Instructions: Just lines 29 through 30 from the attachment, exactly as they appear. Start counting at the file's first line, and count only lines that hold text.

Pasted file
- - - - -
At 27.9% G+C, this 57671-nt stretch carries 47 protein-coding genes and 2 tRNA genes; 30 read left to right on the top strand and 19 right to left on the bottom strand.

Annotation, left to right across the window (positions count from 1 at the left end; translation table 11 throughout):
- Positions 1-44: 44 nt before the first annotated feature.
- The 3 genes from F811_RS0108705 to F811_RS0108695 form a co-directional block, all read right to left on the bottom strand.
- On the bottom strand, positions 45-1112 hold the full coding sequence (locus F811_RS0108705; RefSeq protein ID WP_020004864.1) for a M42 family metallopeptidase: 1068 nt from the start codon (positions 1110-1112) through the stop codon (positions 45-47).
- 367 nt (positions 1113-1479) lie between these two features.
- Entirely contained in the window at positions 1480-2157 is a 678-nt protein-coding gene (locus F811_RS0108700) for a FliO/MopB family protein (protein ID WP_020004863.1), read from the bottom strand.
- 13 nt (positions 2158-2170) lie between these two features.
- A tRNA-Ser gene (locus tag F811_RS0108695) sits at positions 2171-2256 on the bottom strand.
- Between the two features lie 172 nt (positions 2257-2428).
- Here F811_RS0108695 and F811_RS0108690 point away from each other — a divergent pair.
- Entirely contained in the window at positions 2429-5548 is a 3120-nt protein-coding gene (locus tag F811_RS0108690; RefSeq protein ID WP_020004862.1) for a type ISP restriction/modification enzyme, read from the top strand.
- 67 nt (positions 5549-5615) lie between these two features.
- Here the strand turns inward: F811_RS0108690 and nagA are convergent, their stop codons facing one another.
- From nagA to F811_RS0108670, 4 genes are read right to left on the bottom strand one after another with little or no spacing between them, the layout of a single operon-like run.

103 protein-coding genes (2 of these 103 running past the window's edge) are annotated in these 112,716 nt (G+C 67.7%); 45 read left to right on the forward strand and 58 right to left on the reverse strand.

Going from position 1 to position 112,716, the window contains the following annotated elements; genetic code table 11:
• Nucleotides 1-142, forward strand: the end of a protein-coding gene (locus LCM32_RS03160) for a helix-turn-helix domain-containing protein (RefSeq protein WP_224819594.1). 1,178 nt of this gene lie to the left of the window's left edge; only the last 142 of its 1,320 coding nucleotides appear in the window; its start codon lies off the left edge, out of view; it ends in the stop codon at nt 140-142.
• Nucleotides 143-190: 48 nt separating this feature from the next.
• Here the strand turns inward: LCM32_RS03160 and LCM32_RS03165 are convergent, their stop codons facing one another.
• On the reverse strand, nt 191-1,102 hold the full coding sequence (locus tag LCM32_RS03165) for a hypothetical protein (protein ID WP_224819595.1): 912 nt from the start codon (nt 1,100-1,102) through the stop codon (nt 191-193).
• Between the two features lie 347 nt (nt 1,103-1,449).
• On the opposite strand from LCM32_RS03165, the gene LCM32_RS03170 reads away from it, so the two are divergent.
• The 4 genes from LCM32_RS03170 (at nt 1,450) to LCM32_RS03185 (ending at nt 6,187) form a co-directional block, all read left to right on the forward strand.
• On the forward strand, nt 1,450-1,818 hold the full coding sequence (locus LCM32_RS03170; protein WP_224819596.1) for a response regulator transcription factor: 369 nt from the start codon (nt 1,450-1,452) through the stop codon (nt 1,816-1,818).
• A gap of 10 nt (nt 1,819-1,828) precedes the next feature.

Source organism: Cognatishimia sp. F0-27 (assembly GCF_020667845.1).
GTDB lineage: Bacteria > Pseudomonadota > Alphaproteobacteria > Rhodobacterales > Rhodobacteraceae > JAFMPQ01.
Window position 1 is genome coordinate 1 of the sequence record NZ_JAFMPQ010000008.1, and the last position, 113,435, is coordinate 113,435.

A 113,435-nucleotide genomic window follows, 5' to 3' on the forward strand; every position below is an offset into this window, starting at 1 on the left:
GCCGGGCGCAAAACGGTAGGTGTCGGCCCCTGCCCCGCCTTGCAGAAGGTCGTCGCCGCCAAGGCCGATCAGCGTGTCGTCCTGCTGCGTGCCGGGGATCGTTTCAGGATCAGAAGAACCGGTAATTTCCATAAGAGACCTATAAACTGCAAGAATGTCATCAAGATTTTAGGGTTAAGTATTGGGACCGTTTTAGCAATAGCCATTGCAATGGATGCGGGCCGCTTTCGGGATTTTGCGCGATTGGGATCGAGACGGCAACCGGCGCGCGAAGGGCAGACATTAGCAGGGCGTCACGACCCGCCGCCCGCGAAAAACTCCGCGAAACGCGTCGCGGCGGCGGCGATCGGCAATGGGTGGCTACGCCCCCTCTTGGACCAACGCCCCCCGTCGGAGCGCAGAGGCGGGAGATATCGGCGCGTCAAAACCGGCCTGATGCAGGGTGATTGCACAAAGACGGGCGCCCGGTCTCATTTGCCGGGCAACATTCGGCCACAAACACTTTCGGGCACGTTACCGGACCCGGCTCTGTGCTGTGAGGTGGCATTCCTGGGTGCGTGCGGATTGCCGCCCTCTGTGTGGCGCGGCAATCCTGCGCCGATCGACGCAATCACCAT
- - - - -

Window position 1 is genome coordinate 1 of the sequence record NZ_JAFMPQ010000008.1, and the last position, 113,435, is coordinate 113,435.

A 113,435-nucleotide genomic window follows, 5' to 3' on the forward strand; every position below is an offset into this window, starting at 1 on the left: